Impairment of Cerebral Blood Flow Regulation in Astronauts With Orthostatic Intolerance After Flight
Background and Purpose—We investigated cerebral blood flow regulation in astronauts before and after flights. We hypothesized that autoregulation would be different before flight and after flight between nonfinishers and the finishers of a stand test.
Methods—Twenty-seven astronauts from shuttle missions lasting 8 to 16 days underwent a 10-minute stand test: 10 days before flight, 1 to 2 hours and 3 days after landing. Mean blood flow velocity of the middle cerebral artery (MCA) was measured using transcranial Doppler; Mean arterial pressure was measured using a Finapres (Ohmeda, Englewood, CO) and was adjusted to the level of the MCA (BPMCA). Cross-spectral power, gain, phase, and coherence were determined for the relation between BPMCA and the cerebrovascular resistance index mean blood flow velocity/BPMCA.
Results—BPMCA was reduced with stand (P<0.001). Differences between finishers and nonfinishers (P=0.011) and over test days (P=0.004) were observed. Cerebrovascular conductance was affected by stand (P<0.001), by group (P<0.001) with a group by stand, and test day interaction (P<0.01). Preflight data suggest that the nonfinishers were operating at a higher cerebral vasodilation than finishers for a given BPMCA, and on landing day the nonfinishers had a greater decrease in mean blood flow velocity as a function of BPMCA with standing compared to finishers and preflight. There was a significant interaction effect of gender over the test days and from supine to stand (P=0.035).
Conclusions—Our results indicate that the cause of presyncope in astronauts may be related to a mismatch of cerebral blood flow with blood pressure. Astronaut gender may also play a role in susceptibility to orthostatic intolerance after flight.
After space flight, there is a wide range of susceptibility to orthostatic intolerance. It is possible that cerebral autoregulation, which ensures that cerebrovascular conductance is changed to maintain a relatively constant level of perfusion in case of fluctuations in blood pressure,1 could be compromised by the effects of weightlessness.
Investigation of cerebral autoregulation after head-down bed rest (HDBR) studies has revealed conflicting results. After 4 days of HDBR, Arbeille et al2 found no change in dynamic cerebral regulation during head-up tilt. Conversely, Zhang et al3 found an earlier and greater decline in cerebral blood flow during lower body negative pressure after HDBR and speculated that impairment of cerebral autoregulation may contribute to orthostatic intolerance after bed rest. Pavy Le-Trao4 showed no major impairment of cerebral autoregulation with HDBR; however, there was a slower response in vasodilation to a sudden decline in blood pressure in participants who had orthostatic intolerance. In the only reported study of astronauts, Iwasaki et al5 reported improved cerebral autoregulation on landing day; however, all 6 astronauts who participated in the study did not have presycopal symptoms after their 16-day space flight.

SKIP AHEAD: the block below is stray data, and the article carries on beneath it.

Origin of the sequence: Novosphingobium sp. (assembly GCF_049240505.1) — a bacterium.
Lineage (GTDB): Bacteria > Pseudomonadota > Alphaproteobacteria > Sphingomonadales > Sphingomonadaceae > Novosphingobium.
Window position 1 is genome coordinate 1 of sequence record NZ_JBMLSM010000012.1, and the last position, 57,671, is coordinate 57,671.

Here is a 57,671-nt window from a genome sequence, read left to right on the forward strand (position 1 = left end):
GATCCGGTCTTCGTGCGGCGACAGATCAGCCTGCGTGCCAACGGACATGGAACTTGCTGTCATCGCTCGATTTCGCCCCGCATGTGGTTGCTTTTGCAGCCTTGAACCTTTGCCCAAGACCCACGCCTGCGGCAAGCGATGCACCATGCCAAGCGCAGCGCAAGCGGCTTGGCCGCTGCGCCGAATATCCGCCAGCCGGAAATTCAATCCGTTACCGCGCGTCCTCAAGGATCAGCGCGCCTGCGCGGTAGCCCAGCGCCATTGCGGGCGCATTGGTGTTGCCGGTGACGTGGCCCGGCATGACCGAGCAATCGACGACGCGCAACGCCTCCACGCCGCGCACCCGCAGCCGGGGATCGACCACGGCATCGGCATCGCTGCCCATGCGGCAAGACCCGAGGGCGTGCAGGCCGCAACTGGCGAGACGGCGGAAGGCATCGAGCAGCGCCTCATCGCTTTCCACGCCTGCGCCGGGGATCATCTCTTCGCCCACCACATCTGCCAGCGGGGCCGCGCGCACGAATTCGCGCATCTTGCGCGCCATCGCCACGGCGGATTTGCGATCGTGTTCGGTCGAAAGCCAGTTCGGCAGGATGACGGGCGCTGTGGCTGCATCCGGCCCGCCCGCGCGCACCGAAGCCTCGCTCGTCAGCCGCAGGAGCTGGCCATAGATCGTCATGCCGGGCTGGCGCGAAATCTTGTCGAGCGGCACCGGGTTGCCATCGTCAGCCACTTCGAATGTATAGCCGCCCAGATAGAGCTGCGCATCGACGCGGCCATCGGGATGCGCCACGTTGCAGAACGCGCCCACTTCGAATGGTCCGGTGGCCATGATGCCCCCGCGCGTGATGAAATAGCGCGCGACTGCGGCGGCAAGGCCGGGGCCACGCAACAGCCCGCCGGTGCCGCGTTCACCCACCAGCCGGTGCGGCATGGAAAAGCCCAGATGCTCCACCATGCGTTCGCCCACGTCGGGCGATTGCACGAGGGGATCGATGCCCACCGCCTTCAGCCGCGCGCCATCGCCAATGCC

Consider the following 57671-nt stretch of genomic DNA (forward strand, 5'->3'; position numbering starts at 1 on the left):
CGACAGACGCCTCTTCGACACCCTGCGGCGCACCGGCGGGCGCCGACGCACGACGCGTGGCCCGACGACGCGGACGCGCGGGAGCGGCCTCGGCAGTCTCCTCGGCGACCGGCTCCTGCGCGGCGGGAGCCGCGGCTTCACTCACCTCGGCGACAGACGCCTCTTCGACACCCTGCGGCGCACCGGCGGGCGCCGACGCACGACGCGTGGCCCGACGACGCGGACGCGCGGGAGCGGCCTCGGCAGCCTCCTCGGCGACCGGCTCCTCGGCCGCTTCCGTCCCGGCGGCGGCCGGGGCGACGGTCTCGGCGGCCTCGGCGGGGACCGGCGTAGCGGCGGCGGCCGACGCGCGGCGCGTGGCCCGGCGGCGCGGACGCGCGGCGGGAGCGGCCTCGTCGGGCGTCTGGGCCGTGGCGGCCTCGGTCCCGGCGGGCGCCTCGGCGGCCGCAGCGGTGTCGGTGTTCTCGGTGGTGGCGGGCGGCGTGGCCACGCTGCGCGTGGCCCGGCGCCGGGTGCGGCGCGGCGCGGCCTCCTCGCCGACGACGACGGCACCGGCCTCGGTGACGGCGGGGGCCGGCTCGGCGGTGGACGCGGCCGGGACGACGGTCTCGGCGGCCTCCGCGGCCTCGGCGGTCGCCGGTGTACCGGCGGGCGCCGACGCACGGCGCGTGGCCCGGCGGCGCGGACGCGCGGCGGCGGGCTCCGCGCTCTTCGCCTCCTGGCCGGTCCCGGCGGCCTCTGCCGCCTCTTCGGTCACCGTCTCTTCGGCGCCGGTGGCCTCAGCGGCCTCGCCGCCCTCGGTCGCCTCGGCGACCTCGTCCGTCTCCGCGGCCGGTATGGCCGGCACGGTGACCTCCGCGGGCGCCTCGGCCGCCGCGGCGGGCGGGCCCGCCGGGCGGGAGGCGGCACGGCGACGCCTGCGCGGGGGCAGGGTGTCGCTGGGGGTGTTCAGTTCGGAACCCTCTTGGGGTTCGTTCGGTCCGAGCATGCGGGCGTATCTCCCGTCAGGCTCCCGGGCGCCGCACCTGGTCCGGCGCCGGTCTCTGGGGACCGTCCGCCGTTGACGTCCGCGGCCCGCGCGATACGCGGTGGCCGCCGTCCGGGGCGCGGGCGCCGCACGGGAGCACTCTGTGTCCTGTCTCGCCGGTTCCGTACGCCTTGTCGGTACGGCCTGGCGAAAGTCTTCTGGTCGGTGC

In this study we investigated for the first time to our knowledge the possible importance of cerebral autoregulation on orthostatic intolerance after space flight in a sample that contained presyncopal astronauts on landing day. We hypothesized that autoregulation would be negatively affected by space flight in those astronauts who did not complete a 10-minute stand test (nonfinishers) when compared to those did (finishers). Although some studies have examined cerebral autoregulation after space flight, we believe that this is the first time that it has been evaluated in astronauts who were, or were not, able to complete a stand test after space flight.
Materials and Methods
This protocol was approved by the Johnson Space Center Human Research Policy and Procedures Committee. Data before and after flights were recorded from astronauts who took part in shuttle missions lasting 8 to 16 days. Data were collected 10 days before launch (baseline, before flight), on landing day (1 to 2 hours after landing), and 3 days after landing (after flight).6
Cerebral blood flow in the M1 segment of the middle cerebral artery (MCA) was measured using transcranial Doppler ultrasound and blood pressure via noninvasive finger photoplethysmography. The dynamic autoregulatory gain was determined using the noninvasive transfer function method.7 Astronauts were classified as finishers (completed the 10-minute stand test) or as nonfinishers (presyncopal during the stand test). Detailed data collection and analysis procedures can be found in the Supplement (http://stroke.ahajournals.org).
A repeated-measures analysis of variance with factors of test day (before flight, landing day, 3 days after flight), stand test (supine, stand), and group (finishers/nonfinishers or male/female) was used with group nested within participants. The JMP-IN statistical package (SAS Institute) was used.
Of the 27 astronauts (20 male, 7 female) who were analyzed in this study, 19 (17 male) were classified as finishers and 8 (5 female) were classified as nonfinishers. Mean arterial pressure at the level of the MCA (BPMCA) was significantly reduced by the stand test (P<0.001). This was combined with differences between finishers and nonfinishers (P=0.011) and over test days (P=0.004). On landing day, finishers had a higher BPMCA than those before flight and the nonfinishers (Figure 1). Three days after landing, the finishers had returned to preflight values whereas the nonfinishers had elevated supine BPMCA.